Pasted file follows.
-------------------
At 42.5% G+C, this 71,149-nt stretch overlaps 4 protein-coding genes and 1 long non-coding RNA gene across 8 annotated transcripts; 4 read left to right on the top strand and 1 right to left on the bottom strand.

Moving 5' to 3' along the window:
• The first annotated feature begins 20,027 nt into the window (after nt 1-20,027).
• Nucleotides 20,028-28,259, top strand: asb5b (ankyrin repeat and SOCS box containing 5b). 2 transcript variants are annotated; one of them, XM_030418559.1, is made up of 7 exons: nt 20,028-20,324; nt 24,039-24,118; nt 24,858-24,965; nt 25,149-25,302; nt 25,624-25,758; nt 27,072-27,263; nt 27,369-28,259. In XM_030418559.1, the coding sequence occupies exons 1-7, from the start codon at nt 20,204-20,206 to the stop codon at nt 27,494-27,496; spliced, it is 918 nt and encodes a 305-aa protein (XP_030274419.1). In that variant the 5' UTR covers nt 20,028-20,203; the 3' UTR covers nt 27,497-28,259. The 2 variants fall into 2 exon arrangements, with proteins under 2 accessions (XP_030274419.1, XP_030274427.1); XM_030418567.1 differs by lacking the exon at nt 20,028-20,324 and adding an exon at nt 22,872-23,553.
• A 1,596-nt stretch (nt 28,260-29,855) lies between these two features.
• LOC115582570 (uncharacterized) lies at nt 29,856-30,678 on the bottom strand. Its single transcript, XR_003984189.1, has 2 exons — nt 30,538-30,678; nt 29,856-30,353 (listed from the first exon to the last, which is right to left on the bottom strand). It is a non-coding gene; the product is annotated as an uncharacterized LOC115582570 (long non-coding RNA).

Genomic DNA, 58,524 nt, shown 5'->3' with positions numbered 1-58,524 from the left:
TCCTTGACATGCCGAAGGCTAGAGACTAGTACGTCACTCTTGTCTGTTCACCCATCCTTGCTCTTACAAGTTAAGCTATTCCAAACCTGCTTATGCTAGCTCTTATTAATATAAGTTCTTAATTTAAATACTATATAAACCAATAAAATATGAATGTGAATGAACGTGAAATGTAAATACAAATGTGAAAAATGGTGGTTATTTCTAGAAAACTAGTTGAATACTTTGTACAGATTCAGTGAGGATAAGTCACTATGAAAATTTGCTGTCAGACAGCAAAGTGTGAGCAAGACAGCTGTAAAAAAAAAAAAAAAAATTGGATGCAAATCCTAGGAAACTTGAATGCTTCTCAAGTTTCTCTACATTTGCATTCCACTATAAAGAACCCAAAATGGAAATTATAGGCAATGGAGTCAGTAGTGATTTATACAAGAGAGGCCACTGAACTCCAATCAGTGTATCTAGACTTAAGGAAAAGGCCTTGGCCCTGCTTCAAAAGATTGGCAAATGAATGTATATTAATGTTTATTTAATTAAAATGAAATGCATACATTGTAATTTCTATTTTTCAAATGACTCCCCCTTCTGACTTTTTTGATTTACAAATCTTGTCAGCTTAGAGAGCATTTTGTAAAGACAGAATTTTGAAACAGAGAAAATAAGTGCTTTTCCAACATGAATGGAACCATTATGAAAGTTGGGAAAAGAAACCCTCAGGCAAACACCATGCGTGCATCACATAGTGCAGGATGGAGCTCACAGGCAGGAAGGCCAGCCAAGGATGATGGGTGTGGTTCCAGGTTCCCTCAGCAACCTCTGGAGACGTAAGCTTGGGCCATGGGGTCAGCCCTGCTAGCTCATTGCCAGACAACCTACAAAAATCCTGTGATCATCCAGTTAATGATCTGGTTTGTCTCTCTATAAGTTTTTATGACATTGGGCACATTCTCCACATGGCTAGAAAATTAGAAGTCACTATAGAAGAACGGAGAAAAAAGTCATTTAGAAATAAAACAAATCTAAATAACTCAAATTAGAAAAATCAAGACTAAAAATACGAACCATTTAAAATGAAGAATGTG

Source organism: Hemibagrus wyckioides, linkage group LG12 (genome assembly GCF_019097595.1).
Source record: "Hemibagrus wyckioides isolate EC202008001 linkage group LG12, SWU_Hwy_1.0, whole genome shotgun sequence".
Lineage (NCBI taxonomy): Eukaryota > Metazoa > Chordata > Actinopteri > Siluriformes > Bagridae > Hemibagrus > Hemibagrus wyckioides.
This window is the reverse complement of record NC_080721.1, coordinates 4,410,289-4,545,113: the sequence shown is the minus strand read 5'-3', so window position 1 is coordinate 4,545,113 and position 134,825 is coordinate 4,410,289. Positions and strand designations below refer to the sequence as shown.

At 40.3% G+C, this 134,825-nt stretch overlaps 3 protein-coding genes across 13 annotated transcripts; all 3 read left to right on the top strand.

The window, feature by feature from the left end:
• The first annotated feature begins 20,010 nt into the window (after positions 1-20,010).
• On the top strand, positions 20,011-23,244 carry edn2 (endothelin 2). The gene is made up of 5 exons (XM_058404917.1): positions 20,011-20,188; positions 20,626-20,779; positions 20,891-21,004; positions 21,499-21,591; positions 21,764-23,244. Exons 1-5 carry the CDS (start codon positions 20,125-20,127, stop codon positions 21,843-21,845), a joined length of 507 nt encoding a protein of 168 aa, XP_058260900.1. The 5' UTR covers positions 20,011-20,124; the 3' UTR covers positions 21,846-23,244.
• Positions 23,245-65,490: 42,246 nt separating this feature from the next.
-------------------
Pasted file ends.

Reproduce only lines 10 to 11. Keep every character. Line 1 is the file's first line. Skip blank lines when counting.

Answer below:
Source record: "Hemibagrus wyckioides isolate EC202008001 linkage group LG12, SWU_Hwy_1.0, whole genome shotgun sequence".
Lineage (NCBI taxonomy): Eukaryota > Metazoa > Chordata > Actinopteri > Siluriformes > Bagridae > Hemibagrus > Hemibagrus wyckioides.